Steel wire rope (right hand lang lay)

Wire rope is composed of as few as two solid, metal wires twisted into a helix that forms a composite rope, in a pattern known as laid rope. Larger diameter wire rope consists of multiple strands of such laid rope in a pattern known as cable laid. Manufactured using an industrial machine known as a strander, the wires are fed through a series of barrels and spun into their final composite orientation.

In stricter senses, the term wire rope refers to a diameter larger than 9.5 mm (38 in), with smaller gauges designated cable or cords.[1] Initially wrought iron wires were used, but today steel is the main material used for wire ropes.

Historically, wire rope evolved from wrought iron chains, which had a record of mechanical failure. While flaws in chain links or solid steel bars can lead to catastrophic failure, flaws in the wires making up a steel cable are less critical as the other wires easily take up the load. While friction between the individual wires and strands causes wear over the life of the rope, it also helps to compensate for minor failures in the short run.

Wire ropes were developed starting with mining hoist applications in the 1830s. Wire ropes are used dynamically for lifting and hoisting in cranes and elevators, and for transmission of mechanical power. Wire rope is also used to transmit force in mechanisms, such as a Bowden cable or the control surfaces of an airplane connected to levers and pedals in the cockpit. Only aircraft cables have WSC (wire strand core). Also, aircraft cables are available in smaller diameters than wire rope. For example, aircraft cables are available in 1.2 mm (364 in) diameter while most wire ropes begin at a 6.4 mm (14 in) diameter.[2] Static wire ropes are used to support structures such as suspension bridges or as guy wires to support towers. An aerial tramway relies on wire rope to support and move cargo overhead.



Modern wire rope was invented by the German mining engineer Wilhelm Albert in the years between 1831 and 1834 for use in mining in the Harz Mountains in Clausthal, Lower Saxony, Germany.[3][4][5] It was quickly accepted because it proved superior strength from ropes made of hemp or of metal chains, such as had been used before.[6]

Wilhelm Albert's first ropes consisted of three strands consisting of four wires each. In 1840, Scotsman Robert Stirling Newall improved the process further.[7] In America wire rope was manufactured by John A. Roebling, starting in 1841[8] and forming the basis for his success in suspension bridge building. Roebling introduced a number of innovations in the design, materials and manufacture of wire rope. Ever with an ear to technology developments in mining and railroading, Josiah White and Erskine Hazard, principal owners[9] of the Lehigh Coal & Navigation Company (LC&N Co.) — as they had with the first blast furnaces in the Lehigh Valley — built a Wire Rope factory in Jim Thorpe, Pennsylvania,[8][10] in 1848, which provided lift cables for the Ashley Planes project, then the back track planes of the Summit Hill & Mauch Chunk Railroad, improving its attractiveness as a premier tourism destination, and vastly improving the throughput of the coal capacity since return of cars dropped from nearly four hours to less than 20 minutes.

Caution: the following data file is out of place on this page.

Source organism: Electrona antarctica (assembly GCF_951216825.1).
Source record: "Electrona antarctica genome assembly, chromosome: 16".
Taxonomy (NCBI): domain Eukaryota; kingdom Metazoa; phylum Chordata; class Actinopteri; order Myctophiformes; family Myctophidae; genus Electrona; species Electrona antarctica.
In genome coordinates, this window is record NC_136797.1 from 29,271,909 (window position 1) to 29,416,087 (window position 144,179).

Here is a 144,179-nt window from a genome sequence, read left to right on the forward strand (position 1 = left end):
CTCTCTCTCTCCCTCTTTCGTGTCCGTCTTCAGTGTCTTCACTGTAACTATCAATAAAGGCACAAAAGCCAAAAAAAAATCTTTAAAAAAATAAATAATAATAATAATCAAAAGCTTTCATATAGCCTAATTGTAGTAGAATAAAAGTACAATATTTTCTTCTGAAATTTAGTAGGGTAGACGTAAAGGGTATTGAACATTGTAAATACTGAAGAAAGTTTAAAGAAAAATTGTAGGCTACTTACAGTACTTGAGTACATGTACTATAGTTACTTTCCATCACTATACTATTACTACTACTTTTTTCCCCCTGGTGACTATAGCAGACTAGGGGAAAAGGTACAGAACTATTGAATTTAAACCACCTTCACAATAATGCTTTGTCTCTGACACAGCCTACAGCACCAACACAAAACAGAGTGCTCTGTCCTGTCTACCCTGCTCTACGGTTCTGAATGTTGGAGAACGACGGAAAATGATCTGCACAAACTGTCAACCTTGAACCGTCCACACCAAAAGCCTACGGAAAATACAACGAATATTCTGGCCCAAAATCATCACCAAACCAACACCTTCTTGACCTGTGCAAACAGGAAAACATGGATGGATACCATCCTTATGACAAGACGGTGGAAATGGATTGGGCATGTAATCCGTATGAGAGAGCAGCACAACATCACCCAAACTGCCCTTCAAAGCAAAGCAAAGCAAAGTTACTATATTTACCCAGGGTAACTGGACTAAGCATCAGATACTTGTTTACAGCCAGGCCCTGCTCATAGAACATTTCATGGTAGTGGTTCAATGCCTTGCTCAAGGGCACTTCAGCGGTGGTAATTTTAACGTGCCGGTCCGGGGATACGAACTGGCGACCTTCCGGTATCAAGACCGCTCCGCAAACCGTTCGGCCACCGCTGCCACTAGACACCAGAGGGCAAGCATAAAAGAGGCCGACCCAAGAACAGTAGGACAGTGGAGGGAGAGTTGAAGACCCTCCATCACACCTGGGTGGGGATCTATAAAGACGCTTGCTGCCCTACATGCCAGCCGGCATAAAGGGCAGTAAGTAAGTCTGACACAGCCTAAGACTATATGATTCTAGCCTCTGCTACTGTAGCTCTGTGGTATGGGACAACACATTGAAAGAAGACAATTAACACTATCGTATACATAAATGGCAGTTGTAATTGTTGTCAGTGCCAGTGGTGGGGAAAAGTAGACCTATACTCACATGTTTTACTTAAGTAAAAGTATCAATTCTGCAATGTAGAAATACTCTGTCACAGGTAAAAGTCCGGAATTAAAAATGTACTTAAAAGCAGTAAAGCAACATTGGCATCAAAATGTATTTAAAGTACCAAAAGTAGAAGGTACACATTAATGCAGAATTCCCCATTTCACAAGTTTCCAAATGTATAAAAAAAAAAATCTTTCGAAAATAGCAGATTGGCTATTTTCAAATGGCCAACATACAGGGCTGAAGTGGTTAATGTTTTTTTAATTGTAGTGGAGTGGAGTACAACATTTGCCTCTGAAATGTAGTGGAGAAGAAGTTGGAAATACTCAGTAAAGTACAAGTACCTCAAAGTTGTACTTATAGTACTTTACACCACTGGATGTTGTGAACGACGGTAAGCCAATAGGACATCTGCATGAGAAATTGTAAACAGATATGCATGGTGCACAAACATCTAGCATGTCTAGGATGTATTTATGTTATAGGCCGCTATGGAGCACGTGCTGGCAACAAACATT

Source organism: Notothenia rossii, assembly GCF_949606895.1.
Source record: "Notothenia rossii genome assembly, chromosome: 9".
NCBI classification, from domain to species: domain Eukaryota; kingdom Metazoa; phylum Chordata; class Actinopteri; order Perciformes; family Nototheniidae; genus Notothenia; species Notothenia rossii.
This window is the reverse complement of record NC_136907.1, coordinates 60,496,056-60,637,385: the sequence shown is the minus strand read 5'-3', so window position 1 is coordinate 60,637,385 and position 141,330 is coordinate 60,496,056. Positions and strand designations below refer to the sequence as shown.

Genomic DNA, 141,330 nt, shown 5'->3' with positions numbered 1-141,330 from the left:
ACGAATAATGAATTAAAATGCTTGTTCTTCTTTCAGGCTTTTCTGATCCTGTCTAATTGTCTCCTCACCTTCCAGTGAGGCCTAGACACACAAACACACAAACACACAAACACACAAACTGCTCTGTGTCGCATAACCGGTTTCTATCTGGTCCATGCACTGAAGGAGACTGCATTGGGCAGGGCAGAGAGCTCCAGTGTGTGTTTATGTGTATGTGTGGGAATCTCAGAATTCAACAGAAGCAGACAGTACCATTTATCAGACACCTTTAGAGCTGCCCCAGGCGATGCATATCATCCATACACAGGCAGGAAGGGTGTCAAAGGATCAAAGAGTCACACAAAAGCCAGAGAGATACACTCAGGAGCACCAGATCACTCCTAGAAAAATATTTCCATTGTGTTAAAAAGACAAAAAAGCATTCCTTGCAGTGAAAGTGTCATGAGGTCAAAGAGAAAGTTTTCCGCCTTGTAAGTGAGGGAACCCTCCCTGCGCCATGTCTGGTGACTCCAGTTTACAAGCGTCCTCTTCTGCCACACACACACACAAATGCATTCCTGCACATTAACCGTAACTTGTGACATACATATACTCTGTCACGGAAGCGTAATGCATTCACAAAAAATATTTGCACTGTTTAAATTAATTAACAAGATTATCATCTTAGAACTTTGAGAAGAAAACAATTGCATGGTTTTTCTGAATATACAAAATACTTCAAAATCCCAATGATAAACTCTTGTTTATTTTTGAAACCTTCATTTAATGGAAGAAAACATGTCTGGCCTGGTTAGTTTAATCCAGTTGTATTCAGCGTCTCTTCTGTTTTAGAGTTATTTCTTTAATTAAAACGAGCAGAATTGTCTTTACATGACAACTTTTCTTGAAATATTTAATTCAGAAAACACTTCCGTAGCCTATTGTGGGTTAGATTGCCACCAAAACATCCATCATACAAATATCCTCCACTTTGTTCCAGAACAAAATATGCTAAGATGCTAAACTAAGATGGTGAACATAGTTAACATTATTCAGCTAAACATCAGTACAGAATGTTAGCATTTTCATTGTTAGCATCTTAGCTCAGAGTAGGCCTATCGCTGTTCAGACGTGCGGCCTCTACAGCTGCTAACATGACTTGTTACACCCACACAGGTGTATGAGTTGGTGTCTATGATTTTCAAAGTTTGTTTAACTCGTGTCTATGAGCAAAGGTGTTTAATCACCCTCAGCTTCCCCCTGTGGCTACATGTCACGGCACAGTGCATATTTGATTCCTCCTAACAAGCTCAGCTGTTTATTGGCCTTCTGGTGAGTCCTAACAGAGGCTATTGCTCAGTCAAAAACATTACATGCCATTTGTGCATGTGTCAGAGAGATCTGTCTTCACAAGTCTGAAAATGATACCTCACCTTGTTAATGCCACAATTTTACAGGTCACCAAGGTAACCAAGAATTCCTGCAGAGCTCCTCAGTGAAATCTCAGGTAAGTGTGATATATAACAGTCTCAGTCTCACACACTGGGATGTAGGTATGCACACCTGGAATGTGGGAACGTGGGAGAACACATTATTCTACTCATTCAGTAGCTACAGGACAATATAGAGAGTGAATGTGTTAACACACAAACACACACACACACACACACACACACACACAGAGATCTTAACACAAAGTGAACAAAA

The following decades featured a burgeoning increase in deep shaft mining in both Europe and North America as surface mineral deposits were exhausted and miners had to chase layers along inclined layers. The era was early in railroad development and steam engines lacked sufficient tractive effort to climb steep slopes, so inclined plane railways were common. This pushed development of cable hoists rapidly in the United States as surface deposits in the Anthracite Coal Region north and south dove deeper every year, and even the rich deposits in the Panther Creek Valley required LC&N Co. to drive their first shafts into lower slopes beginning Lansford and its Schuylkill County twin-town Coaldale.

The German engineering firm of Adolf Bleichert & Co. was founded in 1874 and began to build bicable aerial tramways for mining in the Ruhr Valley. With important patents, and dozens of working systems in Europe, Bleichert dominated the global industry, later licensing its designs and manufacturing techniques to Trenton Iron Works, New Jersey, USA which built systems across America. Adolf Bleichert & Co. went on to build hundreds of aerial tramways around the world: from Alaska to Argentina, Australia and Spitsbergen. The Bleichert company also built hundreds of aerial tramways for both the Imperial German Army and the Wehrmacht.